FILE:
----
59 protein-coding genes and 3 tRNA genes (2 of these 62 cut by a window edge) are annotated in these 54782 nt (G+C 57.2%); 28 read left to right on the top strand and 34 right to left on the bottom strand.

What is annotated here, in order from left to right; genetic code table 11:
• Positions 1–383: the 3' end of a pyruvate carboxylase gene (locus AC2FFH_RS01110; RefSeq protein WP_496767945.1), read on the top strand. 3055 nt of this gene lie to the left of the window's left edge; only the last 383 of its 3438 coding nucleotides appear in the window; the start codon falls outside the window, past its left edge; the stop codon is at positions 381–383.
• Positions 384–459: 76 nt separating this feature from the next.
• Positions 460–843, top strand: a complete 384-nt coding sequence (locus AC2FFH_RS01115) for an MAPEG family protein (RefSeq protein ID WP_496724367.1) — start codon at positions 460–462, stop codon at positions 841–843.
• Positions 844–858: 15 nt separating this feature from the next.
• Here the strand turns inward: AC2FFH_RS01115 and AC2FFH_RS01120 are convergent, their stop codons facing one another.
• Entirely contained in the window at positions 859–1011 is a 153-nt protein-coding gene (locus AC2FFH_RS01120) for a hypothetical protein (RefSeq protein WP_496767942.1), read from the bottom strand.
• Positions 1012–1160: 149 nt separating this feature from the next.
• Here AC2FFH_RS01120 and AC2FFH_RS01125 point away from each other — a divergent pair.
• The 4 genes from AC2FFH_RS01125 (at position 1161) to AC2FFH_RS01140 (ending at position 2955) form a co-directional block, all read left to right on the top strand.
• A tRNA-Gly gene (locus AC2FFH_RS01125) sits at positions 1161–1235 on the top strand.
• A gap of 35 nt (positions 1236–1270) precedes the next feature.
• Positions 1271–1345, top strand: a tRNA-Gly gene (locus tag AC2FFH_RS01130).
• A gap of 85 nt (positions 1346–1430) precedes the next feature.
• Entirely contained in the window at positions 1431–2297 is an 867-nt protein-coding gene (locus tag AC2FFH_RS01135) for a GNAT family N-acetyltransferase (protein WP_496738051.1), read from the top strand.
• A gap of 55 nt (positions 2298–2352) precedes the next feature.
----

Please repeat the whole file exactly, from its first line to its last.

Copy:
59 protein-coding genes and 3 tRNA genes (2 of these 62 cut by a window edge) are annotated in these 54782 nt (G+C 57.2%); 28 read left to right on the top strand and 34 right to left on the bottom strand.

What is annotated here, in order from left to right; genetic code table 11:
• Positions 1–383: the 3' end of a pyruvate carboxylase gene (locus AC2FFH_RS01110; RefSeq protein WP_496767945.1), read on the top strand. 3055 nt of this gene lie to the left of the window's left edge; only the last 383 of its 3438 coding nucleotides appear in the window; the start codon falls outside the window, past its left edge; the stop codon is at positions 381–383.
• Positions 384–459: 76 nt separating this feature from the next.
• Positions 460–843, top strand: a complete 384-nt coding sequence (locus AC2FFH_RS01115) for an MAPEG family protein (RefSeq protein ID WP_496724367.1) — start codon at positions 460–462, stop codon at positions 841–843.
• Positions 844–858: 15 nt separating this feature from the next.
• Here the strand turns inward: AC2FFH_RS01115 and AC2FFH_RS01120 are convergent, their stop codons facing one another.
• Entirely contained in the window at positions 859–1011 is a 153-nt protein-coding gene (locus AC2FFH_RS01120) for a hypothetical protein (RefSeq protein WP_496767942.1), read from the bottom strand.
• Positions 1012–1160: 149 nt separating this feature from the next.
• Here AC2FFH_RS01120 and AC2FFH_RS01125 point away from each other — a divergent pair.
• The 4 genes from AC2FFH_RS01125 (at position 1161) to AC2FFH_RS01140 (ending at position 2955) form a co-directional block, all read left to right on the top strand.
• A tRNA-Gly gene (locus AC2FFH_RS01125) sits at positions 1161–1235 on the top strand.
• A gap of 35 nt (positions 1236–1270) precedes the next feature.
• Positions 1271–1345, top strand: a tRNA-Gly gene (locus tag AC2FFH_RS01130).
• A gap of 85 nt (positions 1346–1430) precedes the next feature.
• Entirely contained in the window at positions 1431–2297 is an 867-nt protein-coding gene (locus tag AC2FFH_RS01135) for a GNAT family N-acetyltransferase (protein WP_496738051.1), read from the top strand.
• A gap of 55 nt (positions 2298–2352) precedes the next feature.